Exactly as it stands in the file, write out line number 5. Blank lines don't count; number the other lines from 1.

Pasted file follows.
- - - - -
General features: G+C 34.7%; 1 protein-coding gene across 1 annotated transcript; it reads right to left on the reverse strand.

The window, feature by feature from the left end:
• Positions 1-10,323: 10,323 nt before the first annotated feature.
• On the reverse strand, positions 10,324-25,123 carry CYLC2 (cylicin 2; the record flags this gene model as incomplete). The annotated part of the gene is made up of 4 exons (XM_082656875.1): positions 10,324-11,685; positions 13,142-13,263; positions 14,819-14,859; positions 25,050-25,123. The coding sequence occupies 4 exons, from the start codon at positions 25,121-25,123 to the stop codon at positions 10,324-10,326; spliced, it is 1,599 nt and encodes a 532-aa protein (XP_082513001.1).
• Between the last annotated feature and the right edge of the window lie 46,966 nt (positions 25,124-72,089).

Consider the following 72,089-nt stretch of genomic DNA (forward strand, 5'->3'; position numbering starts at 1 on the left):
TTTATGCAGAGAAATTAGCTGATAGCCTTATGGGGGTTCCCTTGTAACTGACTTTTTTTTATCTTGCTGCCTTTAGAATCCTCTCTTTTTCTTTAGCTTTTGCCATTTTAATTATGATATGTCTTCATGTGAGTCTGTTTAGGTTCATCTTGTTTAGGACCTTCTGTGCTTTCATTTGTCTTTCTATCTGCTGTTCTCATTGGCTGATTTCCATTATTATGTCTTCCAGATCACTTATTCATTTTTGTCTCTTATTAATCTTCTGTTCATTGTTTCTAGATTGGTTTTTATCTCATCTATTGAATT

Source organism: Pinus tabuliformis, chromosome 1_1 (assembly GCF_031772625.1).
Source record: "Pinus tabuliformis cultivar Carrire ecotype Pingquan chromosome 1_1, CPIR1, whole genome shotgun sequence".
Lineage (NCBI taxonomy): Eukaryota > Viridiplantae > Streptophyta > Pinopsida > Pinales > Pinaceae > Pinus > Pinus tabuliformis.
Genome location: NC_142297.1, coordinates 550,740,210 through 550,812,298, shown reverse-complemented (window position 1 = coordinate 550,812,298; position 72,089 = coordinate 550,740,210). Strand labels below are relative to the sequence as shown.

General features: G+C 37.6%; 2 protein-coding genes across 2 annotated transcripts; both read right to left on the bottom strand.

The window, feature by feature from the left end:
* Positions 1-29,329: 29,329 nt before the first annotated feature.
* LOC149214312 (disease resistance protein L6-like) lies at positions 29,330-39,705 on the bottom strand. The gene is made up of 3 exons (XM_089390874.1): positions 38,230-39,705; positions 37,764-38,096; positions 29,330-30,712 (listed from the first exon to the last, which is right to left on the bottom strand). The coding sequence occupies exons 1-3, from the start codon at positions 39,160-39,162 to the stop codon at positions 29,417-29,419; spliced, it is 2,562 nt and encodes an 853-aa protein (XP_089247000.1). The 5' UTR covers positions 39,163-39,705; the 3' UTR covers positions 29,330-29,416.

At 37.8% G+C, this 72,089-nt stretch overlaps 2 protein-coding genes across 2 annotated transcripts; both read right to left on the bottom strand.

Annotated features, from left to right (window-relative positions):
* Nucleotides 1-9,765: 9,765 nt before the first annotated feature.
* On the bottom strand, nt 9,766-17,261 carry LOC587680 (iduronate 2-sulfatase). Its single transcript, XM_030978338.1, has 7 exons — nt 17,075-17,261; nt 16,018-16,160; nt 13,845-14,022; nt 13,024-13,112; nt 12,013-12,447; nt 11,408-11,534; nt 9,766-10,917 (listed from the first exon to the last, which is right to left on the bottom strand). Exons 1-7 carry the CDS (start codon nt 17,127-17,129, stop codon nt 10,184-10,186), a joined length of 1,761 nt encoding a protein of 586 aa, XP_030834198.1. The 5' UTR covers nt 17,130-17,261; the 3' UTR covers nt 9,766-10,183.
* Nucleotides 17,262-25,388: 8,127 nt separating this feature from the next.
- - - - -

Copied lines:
• Between the last annotated feature and the right edge of the window lie 46,966 nt (positions 25,124-72,089).